Recently, I spent a day with K-6 teachers exploring the why and how of using math tools in their classrooms.
The “why” is easy! Years of research indicate students gain deeper conceptual understanding when they have teachers who engage in specific instructional practices. The recommendations form NCTM’s Principles and Standards for School Mathematics suggest that teachers employ 8 specific instructional practices. They include:
A Problem Solving approach
Children are Active Learners in the classroom
The use of Concrete materials
Cooperative work in small groups
Discussion of ideas
Justification of thinking
Writing in class lessons
The common core state standards were born out of this type of research and the 8 mathematical practices were framed around these ideas and the Strands of Mathematical Proficiency from the National Research Council.
The “How” of using math takes more time. Read more ›
When looking for math activities, information, or new ideas I have a few “core” people I follow.
Here is the short list: Read more ›
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Tagged with: Common Core
Most of you know me as the math girl and that is absolutely true, but….before I was the math girl, I was the word girl. I like to joke that I am a word”smith” but it isn’t a joke. I really am. I often introduce myself to new teachers by telling them that my plans for life included becoming a noted children’s book author but (as I point upward) someone up there had a sense of humor and made me a math teacher instead. I usually do that to let them know that even if we don’t start out believing math is our favorite subject, we can get better at it and, in my case, come to find it is our favorite thing to teach. Read more ›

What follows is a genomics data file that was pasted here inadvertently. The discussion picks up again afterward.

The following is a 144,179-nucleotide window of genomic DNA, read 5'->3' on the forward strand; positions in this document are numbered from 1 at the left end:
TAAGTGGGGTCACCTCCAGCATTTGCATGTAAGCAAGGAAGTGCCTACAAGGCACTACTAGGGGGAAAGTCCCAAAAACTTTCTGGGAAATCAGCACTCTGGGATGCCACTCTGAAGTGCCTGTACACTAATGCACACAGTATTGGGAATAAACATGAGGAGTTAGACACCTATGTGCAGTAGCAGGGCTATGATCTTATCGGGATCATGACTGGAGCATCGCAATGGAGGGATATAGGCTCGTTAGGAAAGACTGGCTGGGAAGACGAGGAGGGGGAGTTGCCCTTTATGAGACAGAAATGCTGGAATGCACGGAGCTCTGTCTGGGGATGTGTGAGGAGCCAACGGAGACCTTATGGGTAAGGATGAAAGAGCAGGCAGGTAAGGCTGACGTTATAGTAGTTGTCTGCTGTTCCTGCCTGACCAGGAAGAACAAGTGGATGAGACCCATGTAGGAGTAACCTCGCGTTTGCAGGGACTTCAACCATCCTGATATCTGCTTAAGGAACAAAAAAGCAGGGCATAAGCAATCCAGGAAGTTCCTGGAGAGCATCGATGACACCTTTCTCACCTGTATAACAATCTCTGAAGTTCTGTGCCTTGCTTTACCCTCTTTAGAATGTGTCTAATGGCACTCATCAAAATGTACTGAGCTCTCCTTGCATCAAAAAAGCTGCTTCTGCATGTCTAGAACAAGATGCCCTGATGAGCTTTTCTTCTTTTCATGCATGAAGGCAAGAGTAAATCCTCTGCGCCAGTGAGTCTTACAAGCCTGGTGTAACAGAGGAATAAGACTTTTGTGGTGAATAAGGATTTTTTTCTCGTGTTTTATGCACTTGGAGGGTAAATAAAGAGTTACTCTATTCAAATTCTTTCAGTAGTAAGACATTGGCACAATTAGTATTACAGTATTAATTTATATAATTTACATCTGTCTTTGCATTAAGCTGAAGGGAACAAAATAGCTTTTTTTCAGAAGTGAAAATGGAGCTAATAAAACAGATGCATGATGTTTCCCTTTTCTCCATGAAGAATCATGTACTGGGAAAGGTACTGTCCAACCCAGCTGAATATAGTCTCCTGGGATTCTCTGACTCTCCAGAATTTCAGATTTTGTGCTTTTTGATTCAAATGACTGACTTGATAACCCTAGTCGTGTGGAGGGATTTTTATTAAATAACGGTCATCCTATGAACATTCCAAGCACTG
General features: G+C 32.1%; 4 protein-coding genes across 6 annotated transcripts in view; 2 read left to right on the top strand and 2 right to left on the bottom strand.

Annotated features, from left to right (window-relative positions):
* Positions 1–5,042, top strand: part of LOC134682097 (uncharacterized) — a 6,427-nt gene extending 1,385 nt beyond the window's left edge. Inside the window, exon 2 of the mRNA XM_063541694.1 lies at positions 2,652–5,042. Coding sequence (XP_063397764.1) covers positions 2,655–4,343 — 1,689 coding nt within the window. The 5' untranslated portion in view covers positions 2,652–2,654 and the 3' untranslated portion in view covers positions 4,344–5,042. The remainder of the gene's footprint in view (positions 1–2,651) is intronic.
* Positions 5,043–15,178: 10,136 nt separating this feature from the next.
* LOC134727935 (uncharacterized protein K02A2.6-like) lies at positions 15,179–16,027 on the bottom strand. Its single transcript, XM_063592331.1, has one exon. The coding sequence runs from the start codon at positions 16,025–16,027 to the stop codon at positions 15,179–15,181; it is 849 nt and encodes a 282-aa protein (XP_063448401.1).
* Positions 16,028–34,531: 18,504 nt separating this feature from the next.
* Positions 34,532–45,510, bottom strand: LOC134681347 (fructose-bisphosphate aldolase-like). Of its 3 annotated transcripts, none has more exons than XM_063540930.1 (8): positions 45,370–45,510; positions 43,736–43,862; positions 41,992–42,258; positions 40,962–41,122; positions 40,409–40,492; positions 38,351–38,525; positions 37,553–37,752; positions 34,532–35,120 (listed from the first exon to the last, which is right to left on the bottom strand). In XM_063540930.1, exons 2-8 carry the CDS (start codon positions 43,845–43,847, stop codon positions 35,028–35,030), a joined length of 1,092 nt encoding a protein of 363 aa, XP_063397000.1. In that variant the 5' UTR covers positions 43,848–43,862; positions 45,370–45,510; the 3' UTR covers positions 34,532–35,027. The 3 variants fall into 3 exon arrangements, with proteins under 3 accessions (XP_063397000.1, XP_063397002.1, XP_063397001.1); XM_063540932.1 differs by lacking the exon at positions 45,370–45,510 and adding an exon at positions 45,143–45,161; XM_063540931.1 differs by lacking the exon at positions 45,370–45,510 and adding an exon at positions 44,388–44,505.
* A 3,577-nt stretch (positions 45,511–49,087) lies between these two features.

Rigor is a word receiving a lot of attention in regards to the common core state standards. So what does it mean in terms of teaching and learning? The 8 mathematical practices and the college and career readiness standards give us a look at what rigor refers to. Students should be challenged to solve rich, relevant problems that require effort and persistence. Problems should have multiple entry points and multiple solution paths and strategies.(M.P.1) Students should be encouraged to reason, explain, and make sense of their learning. (M.P.2)(M.P.3) Students will demonstrate independence and take responsibility for their own learning. Teachers will need to consider rigor when planning their units and lessons. Concepts should be introduced in contexts that are interesting and motivating to students and students will explore and discover solutions in their own ways. Tasks will build off prior knowledge and will not focus on just one Read more ›